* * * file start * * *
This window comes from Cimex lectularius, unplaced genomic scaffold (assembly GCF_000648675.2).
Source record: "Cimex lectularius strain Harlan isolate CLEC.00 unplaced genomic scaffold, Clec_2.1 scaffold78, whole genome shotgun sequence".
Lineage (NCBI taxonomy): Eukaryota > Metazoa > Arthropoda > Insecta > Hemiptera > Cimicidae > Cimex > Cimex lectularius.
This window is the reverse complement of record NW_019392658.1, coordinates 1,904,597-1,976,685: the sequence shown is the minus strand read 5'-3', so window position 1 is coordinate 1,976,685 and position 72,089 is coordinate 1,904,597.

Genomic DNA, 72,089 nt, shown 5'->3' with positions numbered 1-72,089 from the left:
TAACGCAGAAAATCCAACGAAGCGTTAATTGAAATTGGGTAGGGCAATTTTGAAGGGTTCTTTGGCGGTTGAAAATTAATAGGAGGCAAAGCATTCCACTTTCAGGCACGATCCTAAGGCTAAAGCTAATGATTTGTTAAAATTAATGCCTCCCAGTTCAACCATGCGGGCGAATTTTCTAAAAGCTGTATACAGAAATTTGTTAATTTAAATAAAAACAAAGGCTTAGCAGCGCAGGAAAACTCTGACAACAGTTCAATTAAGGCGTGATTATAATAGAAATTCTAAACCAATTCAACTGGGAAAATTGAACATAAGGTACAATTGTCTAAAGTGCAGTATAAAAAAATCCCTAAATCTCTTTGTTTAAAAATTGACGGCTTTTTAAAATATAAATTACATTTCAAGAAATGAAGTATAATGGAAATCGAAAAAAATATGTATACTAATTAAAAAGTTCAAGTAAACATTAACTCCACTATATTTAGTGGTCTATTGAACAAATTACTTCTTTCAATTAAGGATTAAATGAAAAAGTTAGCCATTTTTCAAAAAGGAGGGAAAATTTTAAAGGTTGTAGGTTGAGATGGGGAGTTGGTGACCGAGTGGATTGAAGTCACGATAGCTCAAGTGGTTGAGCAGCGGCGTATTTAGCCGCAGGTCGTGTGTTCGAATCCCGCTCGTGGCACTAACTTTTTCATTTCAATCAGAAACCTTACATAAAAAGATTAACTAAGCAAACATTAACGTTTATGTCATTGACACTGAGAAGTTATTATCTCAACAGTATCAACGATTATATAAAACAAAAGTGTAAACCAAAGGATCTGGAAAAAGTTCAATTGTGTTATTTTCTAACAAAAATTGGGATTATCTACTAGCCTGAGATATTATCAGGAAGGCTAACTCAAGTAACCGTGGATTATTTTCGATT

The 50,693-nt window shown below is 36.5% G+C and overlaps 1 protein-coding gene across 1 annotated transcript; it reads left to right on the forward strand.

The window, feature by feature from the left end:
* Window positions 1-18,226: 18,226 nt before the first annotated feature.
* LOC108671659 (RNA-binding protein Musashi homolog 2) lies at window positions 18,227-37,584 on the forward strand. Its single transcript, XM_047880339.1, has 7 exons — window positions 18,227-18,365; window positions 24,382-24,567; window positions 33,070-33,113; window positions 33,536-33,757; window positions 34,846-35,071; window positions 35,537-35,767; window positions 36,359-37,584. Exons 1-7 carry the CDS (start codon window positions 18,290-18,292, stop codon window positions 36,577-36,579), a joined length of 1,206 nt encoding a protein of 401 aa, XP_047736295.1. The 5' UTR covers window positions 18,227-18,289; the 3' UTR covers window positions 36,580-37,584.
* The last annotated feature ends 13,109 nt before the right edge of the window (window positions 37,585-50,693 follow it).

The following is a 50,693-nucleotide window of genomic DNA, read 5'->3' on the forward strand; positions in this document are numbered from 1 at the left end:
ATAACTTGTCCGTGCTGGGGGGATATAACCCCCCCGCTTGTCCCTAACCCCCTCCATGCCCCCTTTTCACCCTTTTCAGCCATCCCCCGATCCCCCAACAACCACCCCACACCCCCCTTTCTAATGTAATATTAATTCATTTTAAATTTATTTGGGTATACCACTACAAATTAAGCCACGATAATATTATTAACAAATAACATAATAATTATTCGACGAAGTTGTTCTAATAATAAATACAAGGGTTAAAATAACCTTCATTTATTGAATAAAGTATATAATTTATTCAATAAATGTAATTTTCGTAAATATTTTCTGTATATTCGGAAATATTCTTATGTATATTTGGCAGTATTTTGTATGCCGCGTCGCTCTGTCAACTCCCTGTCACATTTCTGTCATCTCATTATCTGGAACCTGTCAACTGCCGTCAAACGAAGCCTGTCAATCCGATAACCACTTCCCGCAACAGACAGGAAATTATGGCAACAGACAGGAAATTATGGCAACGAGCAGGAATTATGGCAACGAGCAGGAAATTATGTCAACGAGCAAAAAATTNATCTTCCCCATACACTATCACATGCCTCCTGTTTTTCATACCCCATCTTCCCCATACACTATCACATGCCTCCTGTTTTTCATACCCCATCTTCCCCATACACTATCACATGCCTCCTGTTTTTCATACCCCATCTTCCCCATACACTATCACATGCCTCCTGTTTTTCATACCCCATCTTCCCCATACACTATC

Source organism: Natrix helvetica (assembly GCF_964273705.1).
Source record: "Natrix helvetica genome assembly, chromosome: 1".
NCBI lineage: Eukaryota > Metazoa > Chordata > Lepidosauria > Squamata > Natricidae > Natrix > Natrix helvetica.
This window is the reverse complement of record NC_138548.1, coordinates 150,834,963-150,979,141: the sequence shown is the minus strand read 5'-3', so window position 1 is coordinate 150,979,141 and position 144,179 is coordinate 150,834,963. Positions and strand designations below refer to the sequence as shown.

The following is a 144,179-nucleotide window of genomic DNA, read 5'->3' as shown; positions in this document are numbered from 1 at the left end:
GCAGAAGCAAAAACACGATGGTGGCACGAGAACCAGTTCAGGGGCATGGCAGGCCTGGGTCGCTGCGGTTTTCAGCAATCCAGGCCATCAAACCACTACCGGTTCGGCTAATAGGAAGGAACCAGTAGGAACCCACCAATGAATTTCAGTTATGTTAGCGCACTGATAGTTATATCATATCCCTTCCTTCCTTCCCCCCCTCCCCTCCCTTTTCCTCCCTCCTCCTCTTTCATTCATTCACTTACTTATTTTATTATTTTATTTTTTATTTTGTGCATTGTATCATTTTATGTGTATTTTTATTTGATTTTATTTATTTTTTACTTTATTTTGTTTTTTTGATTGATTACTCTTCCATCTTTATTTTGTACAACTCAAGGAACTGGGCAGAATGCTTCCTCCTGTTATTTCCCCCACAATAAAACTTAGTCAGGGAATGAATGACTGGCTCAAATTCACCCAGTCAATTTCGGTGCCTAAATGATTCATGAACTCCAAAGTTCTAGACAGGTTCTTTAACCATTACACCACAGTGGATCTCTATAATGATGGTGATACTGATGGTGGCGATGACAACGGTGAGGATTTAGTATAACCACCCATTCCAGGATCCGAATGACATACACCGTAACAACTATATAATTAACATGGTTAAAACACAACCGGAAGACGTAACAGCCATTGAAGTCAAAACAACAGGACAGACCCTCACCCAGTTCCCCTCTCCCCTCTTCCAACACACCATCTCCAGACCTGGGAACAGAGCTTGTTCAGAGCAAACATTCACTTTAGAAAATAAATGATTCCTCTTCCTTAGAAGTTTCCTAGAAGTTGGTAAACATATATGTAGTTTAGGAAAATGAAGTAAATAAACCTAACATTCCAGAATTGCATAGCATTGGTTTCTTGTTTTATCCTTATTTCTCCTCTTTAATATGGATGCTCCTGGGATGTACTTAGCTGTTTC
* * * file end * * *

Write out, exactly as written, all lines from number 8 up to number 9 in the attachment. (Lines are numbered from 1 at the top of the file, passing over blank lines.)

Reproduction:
The window, feature by feature from the left end:
* Window positions 1-18,226: 18,226 nt before the first annotated feature.